Belarus may host Russian missiles

The Head of the Russian Missile Forces says they haven't ruled out the possibility of supplying short-range missiles to Belarus. The Iskander system deployment would be in response to U.S. AMD plans in Europe. He adds it would some way address what he see

The statement comes as the Chief of the Russian Armed Forces General Staff, Yury Baluevsky, is in Brussels taking part in a NATO meeting.

He's distanced himself from his colleague but saw no reason why Russia couldn't provide missiles to Belarus.  

“These missiles don't fall into the categories listed in the treaty, because their range is 400 kilometres. So, we have the right to sell them. Belarus is our ally in the west, so if Belarus deploys these missiles, then it's a joint decision of politicians and the military,” Yury Baluevsky said.

The Chief of the Russian Armed Forces  
            General Staff, Yury Baluevsky
The Chief of the Russian Armed Forces General Staff, Yury Baluevsky
“As I suppose, someone in the United States still has a desire, mildly speaking, to solve the current problems using the existing U.S. weapons. But to solve these problems in such a way, one needs to get full information that the use of these weapons won’t cause a counterstrike,” he told Russia Today.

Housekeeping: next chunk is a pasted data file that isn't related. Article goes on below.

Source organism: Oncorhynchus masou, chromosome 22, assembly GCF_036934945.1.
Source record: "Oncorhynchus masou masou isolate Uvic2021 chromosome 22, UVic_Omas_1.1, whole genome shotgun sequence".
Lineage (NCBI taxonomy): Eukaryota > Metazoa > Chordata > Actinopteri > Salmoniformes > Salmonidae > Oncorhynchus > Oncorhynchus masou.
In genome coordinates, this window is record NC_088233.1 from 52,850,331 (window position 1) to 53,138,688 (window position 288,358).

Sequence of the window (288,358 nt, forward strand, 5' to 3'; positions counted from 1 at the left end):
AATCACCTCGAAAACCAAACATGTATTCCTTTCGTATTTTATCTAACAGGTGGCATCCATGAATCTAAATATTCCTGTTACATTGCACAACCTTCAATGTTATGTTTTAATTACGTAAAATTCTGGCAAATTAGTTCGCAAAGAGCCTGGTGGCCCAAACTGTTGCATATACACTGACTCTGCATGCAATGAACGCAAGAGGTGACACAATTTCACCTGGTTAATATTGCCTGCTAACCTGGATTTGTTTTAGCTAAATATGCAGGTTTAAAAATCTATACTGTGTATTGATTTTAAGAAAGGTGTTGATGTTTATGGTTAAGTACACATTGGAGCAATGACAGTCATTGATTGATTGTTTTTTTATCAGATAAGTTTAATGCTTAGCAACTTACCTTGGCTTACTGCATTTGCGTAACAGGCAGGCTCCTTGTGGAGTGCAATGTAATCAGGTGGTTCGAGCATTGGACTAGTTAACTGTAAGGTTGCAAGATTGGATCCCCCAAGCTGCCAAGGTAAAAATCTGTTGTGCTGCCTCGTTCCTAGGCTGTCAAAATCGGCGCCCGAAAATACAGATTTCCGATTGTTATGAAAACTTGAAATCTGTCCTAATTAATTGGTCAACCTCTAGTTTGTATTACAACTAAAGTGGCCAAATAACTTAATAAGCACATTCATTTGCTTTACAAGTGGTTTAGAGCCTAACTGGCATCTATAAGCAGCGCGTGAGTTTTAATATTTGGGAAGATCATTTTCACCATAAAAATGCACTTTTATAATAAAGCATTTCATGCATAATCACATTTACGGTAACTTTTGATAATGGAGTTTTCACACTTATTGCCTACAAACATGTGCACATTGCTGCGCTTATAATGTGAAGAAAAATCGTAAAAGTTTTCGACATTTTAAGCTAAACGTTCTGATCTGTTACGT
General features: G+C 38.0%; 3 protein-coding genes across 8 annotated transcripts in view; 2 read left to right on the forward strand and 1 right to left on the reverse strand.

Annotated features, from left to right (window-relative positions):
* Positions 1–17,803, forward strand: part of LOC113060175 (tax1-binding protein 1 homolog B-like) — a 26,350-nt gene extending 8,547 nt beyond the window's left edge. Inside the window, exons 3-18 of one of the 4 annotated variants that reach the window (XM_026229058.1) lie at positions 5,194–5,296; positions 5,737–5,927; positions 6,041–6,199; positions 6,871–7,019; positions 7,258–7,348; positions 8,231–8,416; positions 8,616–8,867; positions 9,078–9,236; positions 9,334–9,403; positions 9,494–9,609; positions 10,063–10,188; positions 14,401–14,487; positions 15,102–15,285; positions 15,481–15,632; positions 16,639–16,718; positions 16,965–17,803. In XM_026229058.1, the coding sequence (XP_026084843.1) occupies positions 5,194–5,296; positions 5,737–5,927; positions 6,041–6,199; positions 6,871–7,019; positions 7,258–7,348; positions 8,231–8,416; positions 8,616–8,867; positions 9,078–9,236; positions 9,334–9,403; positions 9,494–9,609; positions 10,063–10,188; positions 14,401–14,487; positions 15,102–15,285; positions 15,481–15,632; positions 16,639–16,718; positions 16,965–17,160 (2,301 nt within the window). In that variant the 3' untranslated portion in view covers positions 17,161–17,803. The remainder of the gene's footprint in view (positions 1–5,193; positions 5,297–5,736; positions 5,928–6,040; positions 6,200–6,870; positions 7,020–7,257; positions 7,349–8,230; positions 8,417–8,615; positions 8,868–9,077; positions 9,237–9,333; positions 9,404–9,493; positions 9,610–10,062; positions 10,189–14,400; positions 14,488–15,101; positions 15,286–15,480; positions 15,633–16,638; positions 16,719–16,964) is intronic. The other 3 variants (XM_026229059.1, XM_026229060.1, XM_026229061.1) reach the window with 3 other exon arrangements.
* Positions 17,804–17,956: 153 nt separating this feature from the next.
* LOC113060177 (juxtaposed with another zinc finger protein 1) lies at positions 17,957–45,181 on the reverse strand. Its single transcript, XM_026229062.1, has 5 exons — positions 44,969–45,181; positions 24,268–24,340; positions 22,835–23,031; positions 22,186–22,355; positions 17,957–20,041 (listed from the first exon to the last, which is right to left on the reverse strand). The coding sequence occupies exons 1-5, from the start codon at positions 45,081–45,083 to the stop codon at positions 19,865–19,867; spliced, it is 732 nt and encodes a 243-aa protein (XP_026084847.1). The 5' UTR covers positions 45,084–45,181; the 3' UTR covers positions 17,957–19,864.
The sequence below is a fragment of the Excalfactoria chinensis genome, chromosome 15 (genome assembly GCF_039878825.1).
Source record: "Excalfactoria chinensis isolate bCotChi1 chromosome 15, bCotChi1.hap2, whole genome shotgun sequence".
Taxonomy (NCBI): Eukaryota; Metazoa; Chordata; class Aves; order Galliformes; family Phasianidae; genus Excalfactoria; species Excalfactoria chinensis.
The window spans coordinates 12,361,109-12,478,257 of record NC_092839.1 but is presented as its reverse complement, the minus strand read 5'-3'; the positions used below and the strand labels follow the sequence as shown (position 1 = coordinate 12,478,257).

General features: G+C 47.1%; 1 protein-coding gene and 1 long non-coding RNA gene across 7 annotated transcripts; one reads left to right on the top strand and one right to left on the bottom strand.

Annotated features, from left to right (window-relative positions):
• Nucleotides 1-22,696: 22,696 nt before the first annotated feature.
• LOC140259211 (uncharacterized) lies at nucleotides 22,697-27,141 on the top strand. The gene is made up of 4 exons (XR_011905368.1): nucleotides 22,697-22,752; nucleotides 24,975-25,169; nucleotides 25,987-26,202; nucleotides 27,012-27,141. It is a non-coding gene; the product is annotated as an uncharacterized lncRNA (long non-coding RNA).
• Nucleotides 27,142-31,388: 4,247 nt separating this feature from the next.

“And once deployed in Europe, it [anti-missile shield] won’t be aimed at Iran. Because why deploy a system against some alleged Iranian system that doesn’t exist? But there’s a system in Russia. And in any case by 2011 the Americans are planning to deploy the radar and by 2012, 2013 those antimissiles and that radar will be definitely aimed at Russia.”

Some observers now fear a new arms race. 

“One day I'm sure the U.S. will try to deploy a missile defence shield in space, and other countries will try to do the same if we will not find a solution like new international agreements about that,” says Vadim Kozyulin, an arms expert from the Moscow-based Political Studies Centre.

Meanwhile, the Russian State Duma has voted to suspend the country's involvement in the Conventional Forces in Europe Treaty.

“It's more of a political issue. And to be honest, this treaty as it is now is quite convenient for the U.S. – it gives them an opportunity to go ahead with the reconfiguration of their armed forces in Europe. And the Baltic States – firstly Estonia, Latvia and Lithuania – are allowed to remain in the so-called grey zone,” Yury Baluevsky said. .
NATO disagrees with Russia's decision.

“We think this treaty provides confidence, transparency and stability in Europe, and not just for us, but for the Russian Federation very much so. From our point of view this is something that needs to be kept and ratified as soon as possible,” stressed James Appathurai, NATO spokesperson.

To see more, watch our Spotlight programme.